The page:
Follow the Leaders
Two months into the new year, Fahrenheit Advisors wanted to know what’s keeping Virginia CEOs up at night. We talked to eight VACEOS Forum Members about their outlooks. While each leader operates in a different industry, most shared confidence in the months ahead and a similar approach to capitalizing on them: focusing on people.
“The biggest issue is finding talent.”
For several leaders we talked to, recruiting is a top priority. Hiring the right talent, however, remains challenging, especially with unemployment at a 50-year low.
“Good people are working and have good jobs,” John Griffin, leader of Fahrenheit’s Executive Search and Recruiting practice, says. “There are not as many job seekers on the market, and volumes are lower than ever.”
Blame the somewhat uncertain economy for the talent shortage. While many of the business leaders we talked with remain optimistic about the future, inflation headlines and news about layoffs at big companies dampen enthusiasm for workers to leave a stable job for a new one, especially if they have families. If workers decide to move, current employers often convince them to stay with aggressive counteroffers.
Even in this environment, companies with aggressive recruiting goals can take steps to improve their chances of landing the right talent. Griffin advises companies:
“We need to prepare leaders better.”
As companies throw everything they can at recruiting, including salary increases, flexible work options, wellness opportunities, training, and more, CEOs we spoke with also are focusing on developing their existing talent.
Learning management systems, virtual training catalogs, and executive coaching give business leaders an arsenal of development tools to sharpen and expand workforce skills. Still, business leaders need to focus on people before the process.
“To develop and retain your top talent, start with an HR strategy,” Melody Donovan-Hopkins, a Fahrenheit human capital consultant, says. “Having a strategy ensures that workforce development aligns with business landscape changes.”
There’s no right or wrong approach to building an HR strategy, but Donovan-Hopkins notes some best practices:
By aligning employee career development opportunities with organizational priorities and growth, an HR strategy supports career-pathing opportunities that provide employees with clear direction for lateral, promotional, and cross-functional opportunities.
An HR strategy that helps workers see and understand their career growth potential strengthens their commitment to learning new skills, taking on more responsibility, and staying with the company.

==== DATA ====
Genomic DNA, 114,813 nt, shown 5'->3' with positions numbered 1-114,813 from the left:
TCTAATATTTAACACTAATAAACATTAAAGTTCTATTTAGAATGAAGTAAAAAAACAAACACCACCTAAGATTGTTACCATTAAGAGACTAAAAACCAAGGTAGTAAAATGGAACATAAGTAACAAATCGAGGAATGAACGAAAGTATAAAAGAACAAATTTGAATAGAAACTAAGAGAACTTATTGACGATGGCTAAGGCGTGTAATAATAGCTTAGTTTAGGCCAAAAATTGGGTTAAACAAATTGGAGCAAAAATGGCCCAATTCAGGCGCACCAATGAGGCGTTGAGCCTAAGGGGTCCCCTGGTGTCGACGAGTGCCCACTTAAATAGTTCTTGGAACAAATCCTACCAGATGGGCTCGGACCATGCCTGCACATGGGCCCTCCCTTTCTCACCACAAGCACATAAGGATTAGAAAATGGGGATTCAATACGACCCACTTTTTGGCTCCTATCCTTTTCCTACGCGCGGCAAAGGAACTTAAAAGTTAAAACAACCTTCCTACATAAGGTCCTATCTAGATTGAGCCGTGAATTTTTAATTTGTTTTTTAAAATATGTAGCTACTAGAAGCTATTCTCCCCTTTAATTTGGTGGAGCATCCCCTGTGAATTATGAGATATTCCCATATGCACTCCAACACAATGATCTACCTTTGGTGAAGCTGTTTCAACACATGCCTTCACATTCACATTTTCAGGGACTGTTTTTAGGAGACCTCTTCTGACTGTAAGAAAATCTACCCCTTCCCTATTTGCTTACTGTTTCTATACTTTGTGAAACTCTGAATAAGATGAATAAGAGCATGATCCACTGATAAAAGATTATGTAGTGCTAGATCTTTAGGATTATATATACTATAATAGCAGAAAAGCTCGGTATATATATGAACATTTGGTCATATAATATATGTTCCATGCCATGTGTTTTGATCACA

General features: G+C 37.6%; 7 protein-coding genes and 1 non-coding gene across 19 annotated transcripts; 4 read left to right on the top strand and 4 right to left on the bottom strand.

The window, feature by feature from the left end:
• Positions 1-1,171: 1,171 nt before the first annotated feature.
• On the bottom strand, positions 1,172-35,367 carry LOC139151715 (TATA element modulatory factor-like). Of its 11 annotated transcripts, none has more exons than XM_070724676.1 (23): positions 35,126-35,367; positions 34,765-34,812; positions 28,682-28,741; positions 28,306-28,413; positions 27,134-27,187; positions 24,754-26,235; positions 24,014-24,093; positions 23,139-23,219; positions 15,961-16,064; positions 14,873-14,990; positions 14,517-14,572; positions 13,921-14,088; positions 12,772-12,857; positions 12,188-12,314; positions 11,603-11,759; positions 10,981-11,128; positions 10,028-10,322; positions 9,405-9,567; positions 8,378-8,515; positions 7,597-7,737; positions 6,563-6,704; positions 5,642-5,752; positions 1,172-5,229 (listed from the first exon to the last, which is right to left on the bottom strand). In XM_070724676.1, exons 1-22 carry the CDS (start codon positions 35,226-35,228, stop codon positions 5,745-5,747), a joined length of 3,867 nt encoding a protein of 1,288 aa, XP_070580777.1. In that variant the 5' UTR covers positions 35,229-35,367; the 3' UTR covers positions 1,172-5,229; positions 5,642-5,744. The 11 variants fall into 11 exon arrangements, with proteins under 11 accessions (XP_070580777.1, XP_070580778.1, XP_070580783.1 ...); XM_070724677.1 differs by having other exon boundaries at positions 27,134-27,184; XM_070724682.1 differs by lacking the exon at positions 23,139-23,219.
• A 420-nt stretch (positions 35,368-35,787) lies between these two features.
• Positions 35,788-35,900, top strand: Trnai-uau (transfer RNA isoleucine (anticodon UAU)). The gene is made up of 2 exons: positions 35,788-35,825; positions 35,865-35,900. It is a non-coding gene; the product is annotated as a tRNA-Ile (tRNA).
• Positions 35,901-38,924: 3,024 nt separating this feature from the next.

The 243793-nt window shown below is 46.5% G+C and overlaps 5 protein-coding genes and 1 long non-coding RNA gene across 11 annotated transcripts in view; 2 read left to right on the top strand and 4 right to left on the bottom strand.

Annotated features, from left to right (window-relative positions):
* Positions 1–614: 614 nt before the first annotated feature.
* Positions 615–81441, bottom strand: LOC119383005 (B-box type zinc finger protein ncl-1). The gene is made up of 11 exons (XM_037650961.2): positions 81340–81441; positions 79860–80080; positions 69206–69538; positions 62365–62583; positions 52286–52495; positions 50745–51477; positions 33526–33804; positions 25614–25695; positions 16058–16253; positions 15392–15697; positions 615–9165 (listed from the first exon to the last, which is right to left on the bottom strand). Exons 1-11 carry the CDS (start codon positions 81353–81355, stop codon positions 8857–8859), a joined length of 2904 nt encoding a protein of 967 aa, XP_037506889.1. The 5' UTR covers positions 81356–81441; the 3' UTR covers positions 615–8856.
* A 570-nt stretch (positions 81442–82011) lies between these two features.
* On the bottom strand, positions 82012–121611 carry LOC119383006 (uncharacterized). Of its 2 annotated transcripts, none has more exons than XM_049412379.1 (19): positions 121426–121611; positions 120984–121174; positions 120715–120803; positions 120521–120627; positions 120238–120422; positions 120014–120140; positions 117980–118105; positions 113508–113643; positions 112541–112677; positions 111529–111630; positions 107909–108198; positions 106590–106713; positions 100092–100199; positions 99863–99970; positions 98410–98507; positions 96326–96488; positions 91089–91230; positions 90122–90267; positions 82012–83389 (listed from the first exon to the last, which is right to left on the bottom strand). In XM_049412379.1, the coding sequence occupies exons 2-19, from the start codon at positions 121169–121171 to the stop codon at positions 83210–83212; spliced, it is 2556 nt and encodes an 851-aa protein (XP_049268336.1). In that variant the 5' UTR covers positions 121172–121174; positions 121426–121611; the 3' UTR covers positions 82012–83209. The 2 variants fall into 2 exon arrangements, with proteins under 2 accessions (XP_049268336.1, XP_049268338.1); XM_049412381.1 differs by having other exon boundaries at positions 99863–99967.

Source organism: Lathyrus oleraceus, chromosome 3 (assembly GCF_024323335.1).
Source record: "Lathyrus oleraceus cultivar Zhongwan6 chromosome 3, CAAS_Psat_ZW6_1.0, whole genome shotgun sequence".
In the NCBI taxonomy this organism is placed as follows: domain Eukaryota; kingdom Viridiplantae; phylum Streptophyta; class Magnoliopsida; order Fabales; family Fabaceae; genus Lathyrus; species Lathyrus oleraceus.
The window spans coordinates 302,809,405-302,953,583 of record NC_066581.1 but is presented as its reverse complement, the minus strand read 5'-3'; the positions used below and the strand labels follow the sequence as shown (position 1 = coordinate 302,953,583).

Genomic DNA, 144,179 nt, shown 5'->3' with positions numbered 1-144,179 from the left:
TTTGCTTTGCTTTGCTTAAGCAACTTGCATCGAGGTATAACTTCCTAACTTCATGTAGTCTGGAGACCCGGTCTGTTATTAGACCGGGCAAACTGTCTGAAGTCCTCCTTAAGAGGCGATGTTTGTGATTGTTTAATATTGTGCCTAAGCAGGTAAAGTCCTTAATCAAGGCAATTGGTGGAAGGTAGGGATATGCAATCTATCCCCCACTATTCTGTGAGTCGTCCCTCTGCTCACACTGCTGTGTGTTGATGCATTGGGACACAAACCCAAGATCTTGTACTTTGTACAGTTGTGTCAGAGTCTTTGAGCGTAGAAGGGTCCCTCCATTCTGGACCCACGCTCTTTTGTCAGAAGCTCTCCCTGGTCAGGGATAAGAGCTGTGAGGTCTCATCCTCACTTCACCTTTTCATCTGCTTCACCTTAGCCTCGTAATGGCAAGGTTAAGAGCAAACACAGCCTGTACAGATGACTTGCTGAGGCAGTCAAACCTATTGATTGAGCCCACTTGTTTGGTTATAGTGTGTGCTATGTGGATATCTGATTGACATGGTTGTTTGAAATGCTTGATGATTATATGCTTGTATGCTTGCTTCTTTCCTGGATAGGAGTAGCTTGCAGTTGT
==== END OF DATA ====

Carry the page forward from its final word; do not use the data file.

“Our focus is on culture.”
CEOs we interviewed are also thinking about their company culture, the underlying foundation for the success of any people initiative.
“If your culture is strong enough, your people are your greatest recruiters, they rally to your mission, and they are committed to your success,” Laura Bowser, leader of Fahrenheit’s Human Capital practice, says. “A strong culture fuels an employee pride that invests them in the organization’s success.”
To ensure culture remains strong, Bowser recommends assessing it every year.
Ask employees about the mission, vision, and values and their perceptions of the company’s brand, marketing, and communications. Responses will reveal what employees know and feel about these attributes and activities, and the insight will lead show leaders where work may be needed to strengthen culture.
Cultural change is hard work, takes time, and can’t be forced. “It’s like turning an ocean liner,” Bowser says, “but if you put it off, it’s never going to happen.”
And if it doesn’t happen, companies with weak cultures face uphill struggles with recruitment and retention that can derail growth. Bowser recently sat down with Brand Federation’s Kelly O’Keefe for a conversation about brand and culture’s impact on a company’s workforce.
As 2023 hits its stride, the CEOs and leaders we talked to have a confident approach to their businesses and the months ahead. They’re working to recruit and retain the right talent, sharpen their teams’ skills and capabilities, and create a winning culture.
It’s a smart approach.
People-focused initiatives provide long-term protection against setbacks and prime organizations to capitalize on opportunities, no matter the economic environment.
Thank you to the VACEOS Forum Members who shared their outlooks with us, including:
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